Homeland Series 3 – Why It Should Be Its Last Season

It is a mantra repeated by many that several of America’s finest series’ have overdone it. Now this has reached…

Jacob Cooper

Contributor

It is a mantra repeated by many that several of America’s finest series’ have overdone it. Now this has reached a-whole-nother level insofar as a third series of a show is seen as simply establishing the characters with many more expected to come. Some TV shows, such as the once great family comedy The Simpsons – currently on its 24th season – don’t seem to grasp the concept that you can indeed have too much of a good thing.

The first series of Homeland saw a multitude of twists and turns, with each episode as good as the previous edition. The clearly intertwined mixture of narrative strands was well-worked to say the least; the love affair of Brody and Carrie, the tension between David and Saul and the search for Abu Nazir – all were equally as captivating as each other. After 12 episodes of sheer genius, award-worthy acting and enthralling writing, many viewers were left drooling at the prospect of a second season. Showtime obliged.

The second installment saw a different diegesis to the precedent, it was arguably becoming more far-fetched with certain plot points lacking plausibility. However, Homeland once again racked up many awards and universal acclaim from critics – the high expectations from fans of the US drama were essentially met. There was potential that the show could have steered clear of the ongoings between the CIA and terrorist groups, the suspicions about Brody being a terrorist and Carrie’s struggle to become reinstated into the job she is so passionate about. Rather, they could have opted for a focus on the love affair between a bipolar sufferer and an alleged bomber. Luckily, that doesn’t seem to be the case. Homeland executive Alex Gansa claimed that the Showtime show’s next series will be “smaller scale”,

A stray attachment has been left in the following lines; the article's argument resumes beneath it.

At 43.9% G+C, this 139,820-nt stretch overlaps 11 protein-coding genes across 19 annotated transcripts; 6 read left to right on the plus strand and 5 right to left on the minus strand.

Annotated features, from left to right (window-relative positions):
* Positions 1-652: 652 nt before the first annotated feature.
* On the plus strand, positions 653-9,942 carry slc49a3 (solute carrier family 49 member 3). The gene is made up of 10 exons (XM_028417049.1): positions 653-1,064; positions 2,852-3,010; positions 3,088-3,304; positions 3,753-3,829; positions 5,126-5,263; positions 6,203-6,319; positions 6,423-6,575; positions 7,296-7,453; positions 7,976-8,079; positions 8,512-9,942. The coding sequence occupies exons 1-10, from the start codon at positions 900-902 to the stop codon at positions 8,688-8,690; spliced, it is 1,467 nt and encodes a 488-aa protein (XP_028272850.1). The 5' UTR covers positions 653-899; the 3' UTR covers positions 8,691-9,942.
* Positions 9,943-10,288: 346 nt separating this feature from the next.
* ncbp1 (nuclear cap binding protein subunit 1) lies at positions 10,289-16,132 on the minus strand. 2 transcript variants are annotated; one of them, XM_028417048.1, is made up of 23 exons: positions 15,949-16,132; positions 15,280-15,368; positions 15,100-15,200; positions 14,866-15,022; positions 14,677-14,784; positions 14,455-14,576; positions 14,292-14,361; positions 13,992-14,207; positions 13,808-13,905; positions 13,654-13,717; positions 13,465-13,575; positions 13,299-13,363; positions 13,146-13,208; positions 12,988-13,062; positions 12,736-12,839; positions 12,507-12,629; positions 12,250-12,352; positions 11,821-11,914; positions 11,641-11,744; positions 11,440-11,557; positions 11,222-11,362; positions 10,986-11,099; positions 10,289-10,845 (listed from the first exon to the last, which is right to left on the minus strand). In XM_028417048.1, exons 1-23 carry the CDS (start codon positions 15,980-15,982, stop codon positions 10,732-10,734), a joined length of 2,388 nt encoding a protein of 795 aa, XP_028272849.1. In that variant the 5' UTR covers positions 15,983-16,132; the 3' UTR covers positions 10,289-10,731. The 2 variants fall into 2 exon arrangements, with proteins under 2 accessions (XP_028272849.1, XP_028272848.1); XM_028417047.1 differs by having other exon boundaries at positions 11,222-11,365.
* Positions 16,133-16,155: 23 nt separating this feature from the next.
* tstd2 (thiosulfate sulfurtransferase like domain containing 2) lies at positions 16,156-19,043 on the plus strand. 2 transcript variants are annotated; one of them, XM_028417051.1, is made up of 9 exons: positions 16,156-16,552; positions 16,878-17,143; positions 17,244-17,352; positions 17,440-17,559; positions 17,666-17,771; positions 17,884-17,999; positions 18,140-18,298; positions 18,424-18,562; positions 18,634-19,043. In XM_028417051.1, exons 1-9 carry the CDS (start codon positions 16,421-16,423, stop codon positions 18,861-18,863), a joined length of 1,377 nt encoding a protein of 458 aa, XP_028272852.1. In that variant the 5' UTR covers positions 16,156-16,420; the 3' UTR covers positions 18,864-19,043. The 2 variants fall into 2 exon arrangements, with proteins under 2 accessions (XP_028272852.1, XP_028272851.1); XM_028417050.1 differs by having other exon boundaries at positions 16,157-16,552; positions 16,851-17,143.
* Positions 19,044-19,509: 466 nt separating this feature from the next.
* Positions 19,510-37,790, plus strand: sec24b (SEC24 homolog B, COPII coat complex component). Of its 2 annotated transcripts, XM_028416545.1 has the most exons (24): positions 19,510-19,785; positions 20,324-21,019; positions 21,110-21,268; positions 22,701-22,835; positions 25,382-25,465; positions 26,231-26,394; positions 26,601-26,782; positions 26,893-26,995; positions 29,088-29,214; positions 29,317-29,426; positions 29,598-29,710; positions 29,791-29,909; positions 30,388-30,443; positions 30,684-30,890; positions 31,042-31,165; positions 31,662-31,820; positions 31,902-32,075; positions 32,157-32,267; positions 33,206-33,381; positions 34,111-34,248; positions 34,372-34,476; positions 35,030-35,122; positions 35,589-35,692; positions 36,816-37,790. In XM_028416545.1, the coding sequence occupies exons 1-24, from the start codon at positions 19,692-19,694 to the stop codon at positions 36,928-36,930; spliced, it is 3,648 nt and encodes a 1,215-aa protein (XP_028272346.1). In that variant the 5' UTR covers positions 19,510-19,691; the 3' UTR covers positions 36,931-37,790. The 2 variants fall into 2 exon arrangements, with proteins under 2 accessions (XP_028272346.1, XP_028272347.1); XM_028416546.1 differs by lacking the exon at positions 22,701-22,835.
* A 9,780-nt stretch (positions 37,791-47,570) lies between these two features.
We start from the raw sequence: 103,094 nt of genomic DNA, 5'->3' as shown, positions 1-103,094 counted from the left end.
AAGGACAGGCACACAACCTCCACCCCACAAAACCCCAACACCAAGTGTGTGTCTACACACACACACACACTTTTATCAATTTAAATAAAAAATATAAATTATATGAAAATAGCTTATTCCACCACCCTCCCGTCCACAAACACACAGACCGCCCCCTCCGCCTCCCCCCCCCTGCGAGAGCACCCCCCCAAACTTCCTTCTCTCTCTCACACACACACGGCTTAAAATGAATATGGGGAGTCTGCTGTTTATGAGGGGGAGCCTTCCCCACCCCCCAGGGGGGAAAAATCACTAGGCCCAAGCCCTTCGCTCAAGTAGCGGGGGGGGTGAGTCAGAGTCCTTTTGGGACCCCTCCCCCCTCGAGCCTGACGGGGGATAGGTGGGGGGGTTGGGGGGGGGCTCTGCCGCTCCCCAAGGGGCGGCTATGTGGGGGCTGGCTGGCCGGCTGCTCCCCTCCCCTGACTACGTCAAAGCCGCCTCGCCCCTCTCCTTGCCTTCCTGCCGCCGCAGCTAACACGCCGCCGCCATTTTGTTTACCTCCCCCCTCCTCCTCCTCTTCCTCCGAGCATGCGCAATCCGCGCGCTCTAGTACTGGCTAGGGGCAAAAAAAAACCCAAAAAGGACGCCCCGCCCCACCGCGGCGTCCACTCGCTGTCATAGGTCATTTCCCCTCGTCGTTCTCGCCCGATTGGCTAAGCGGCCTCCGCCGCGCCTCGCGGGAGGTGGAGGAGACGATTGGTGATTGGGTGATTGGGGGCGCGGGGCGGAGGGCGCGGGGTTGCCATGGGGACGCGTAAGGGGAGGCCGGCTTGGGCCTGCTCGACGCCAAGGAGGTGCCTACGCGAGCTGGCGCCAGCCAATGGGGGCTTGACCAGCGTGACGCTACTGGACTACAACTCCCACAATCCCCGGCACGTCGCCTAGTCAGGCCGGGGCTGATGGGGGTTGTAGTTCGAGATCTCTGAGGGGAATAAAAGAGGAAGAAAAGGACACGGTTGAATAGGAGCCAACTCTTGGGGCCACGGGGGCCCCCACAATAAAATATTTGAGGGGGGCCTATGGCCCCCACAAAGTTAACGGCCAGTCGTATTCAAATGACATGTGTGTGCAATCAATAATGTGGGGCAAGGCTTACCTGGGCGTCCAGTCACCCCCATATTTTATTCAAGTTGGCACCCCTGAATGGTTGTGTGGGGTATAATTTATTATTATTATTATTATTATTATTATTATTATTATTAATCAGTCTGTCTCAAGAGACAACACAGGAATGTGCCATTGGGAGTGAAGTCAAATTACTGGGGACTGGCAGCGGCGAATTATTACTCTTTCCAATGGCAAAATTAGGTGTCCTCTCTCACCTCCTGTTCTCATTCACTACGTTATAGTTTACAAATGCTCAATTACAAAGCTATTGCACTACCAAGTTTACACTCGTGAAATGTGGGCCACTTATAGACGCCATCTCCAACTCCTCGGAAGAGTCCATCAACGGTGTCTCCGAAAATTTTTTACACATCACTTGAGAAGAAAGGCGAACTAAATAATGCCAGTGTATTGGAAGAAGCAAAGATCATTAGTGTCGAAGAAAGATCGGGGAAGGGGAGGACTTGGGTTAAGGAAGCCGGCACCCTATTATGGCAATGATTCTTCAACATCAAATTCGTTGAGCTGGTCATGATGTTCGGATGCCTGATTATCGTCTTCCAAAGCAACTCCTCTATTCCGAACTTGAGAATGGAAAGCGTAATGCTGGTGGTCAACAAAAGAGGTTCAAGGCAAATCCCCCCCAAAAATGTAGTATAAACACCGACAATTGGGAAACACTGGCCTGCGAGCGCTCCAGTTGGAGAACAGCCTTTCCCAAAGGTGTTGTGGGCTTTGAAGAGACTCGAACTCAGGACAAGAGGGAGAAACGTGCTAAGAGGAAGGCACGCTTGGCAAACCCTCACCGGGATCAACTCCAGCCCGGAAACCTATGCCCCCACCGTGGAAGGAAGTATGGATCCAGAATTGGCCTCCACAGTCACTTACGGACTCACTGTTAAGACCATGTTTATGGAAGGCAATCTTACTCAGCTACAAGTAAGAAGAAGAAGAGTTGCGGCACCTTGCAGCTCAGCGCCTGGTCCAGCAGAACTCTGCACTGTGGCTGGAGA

“I think all of us on the writing staff would rather not do an impending attack that Carrie stops for the third year in a row”

This suggests that officials recognised the tangent the second series’ events may have led to and that the writing team are trying to go back to the show’s roots which was where the real genius lies. For anyone that disagrees that the second series was becoming somewhat predictable, check this hilarious skit on Saturday Night Live starring Anne Hathaway. Despite the comedic twist on the Showtime drama, it is unnervingly accurate.

It was recently announced that Saul Berenson (Mandy Patinkin) and his fictional wife Mira (Sarita Choudhury) would be playing a larger part in the upcoming third series. Just a month prior to this, it was announced that surveillance expert Virgil (David Marciano) would not be be returning to the show as a series regular though claimed that there was a possibility for a “guest star” role. With this in mind, it seems that Homeland officials may be trying to mix it up a bit and introduce other elements into the series. Perhaps a focus on the Saul and Mira relationship can draw some attention away from the omnipresent Carrie and Brody saga and their painfully loud-and-sloppy kisses that seem to occur in every single episode.

Despite the success of the first two series and the anticipation surrounding the imminent third, it is never a bad thing to leave fans wanting more. If it was announced that the upcoming 12 episodes were to be the show’s last, Homeland should be celebrated as one of the minority of US shows that end on a high note. As the old saying goes, too many broths spoil the soup – or in this case too many episodes may spoil the reputation of a show dubbed the best of 2011.

http://www.youtube.com/watch?v=eMJVcxuHetA

Some critics claimed that Homeland should have even been cancelled after the first series due to its brilliance. This same group of people state the second series’ implausibility and absurdity. To some extent, they’re not wrong. The promise of the first season, its uncertainty regarding which side Brody would choose, whether Carrie would be believed et al was not continued. Instead, the writers opted for a more predictable style which goes against what made the show such a sigh of relief amongst US dramas.

If Brody detonated the bomb at the end of the first series, would that shocking unpredictability – which would led to the show’s demise – make the show one of the greatest of all-time? Should the show have been one and done? Or is the temptation for a third series too hard to resist, and the more episodes the better? There is only one way to find out, and that time will come when the series starts on 29 September.